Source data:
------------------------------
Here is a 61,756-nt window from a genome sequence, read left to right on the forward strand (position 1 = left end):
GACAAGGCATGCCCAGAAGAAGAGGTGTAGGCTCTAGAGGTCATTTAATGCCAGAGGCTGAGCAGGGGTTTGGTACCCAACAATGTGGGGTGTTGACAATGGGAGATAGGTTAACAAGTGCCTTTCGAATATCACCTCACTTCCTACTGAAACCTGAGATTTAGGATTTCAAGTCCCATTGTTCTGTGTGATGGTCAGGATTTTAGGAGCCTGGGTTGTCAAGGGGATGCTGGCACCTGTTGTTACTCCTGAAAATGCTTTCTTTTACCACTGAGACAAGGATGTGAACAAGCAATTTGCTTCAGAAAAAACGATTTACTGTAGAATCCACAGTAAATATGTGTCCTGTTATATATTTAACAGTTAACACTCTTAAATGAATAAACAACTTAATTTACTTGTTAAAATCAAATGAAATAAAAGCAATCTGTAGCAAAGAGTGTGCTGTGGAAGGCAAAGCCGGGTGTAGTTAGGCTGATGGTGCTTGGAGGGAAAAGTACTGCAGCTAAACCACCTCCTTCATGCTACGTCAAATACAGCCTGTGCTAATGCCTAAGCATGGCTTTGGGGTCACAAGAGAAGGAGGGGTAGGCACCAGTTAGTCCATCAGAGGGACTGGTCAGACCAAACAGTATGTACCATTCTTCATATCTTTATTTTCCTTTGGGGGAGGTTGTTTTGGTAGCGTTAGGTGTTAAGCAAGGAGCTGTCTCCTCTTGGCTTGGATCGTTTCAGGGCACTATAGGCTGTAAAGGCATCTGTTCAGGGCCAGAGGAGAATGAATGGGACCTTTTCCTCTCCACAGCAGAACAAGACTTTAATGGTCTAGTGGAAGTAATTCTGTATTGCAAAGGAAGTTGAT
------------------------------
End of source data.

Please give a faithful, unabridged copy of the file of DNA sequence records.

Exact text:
Here is a 61,756-nt window from a genome sequence, read left to right on the forward strand (position 1 = left end):
GACAAGGCATGCCCAGAAGAAGAGGTGTAGGCTCTAGAGGTCATTTAATGCCAGAGGCTGAGCAGGGGTTTGGTACCCAACAATGTGGGGTGTTGACAATGGGAGATAGGTTAACAAGTGCCTTTCGAATATCACCTCACTTCCTACTGAAACCTGAGATTTAGGATTTCAAGTCCCATTGTTCTGTGTGATGGTCAGGATTTTAGGAGCCTGGGTTGTCAAGGGGATGCTGGCACCTGTTGTTACTCCTGAAAATGCTTTCTTTTACCACTGAGACAAGGATGTGAACAAGCAATTTGCTTCAGAAAAAACGATTTACTGTAGAATCCACAGTAAATATGTGTCCTGTTATATATTTAACAGTTAACACTCTTAAATGAATAAACAACTTAATTTACTTGTTAAAATCAAATGAAATAAAAGCAATCTGTAGCAAAGAGTGTGCTGTGGAAGGCAAAGCCGGGTGTAGTTAGGCTGATGGTGCTTGGAGGGAAAAGTACTGCAGCTAAACCACCTCCTTCATGCTACGTCAAATACAGCCTGTGCTAATGCCTAAGCATGGCTTTGGGGTCACAAGAGAAGGAGGGGTAGGCACCAGTTAGTCCATCAGAGGGACTGGTCAGACCAAACAGTATGTACCATTCTTCATATCTTTATTTTCCTTTGGGGGAGGTTGTTTTGGTAGCGTTAGGTGTTAAGCAAGGAGCTGTCTCCTCTTGGCTTGGATCGTTTCAGGGCACTATAGGCTGTAAAGGCATCTGTTCAGGGCCAGAGGAGAATGAATGGGACCTTTTCCTCTCCACAGCAGAACAAGACTTTAATGGTCTAGTGGAAGTAATTCTGTATTGCAAAGGAAGTTGAT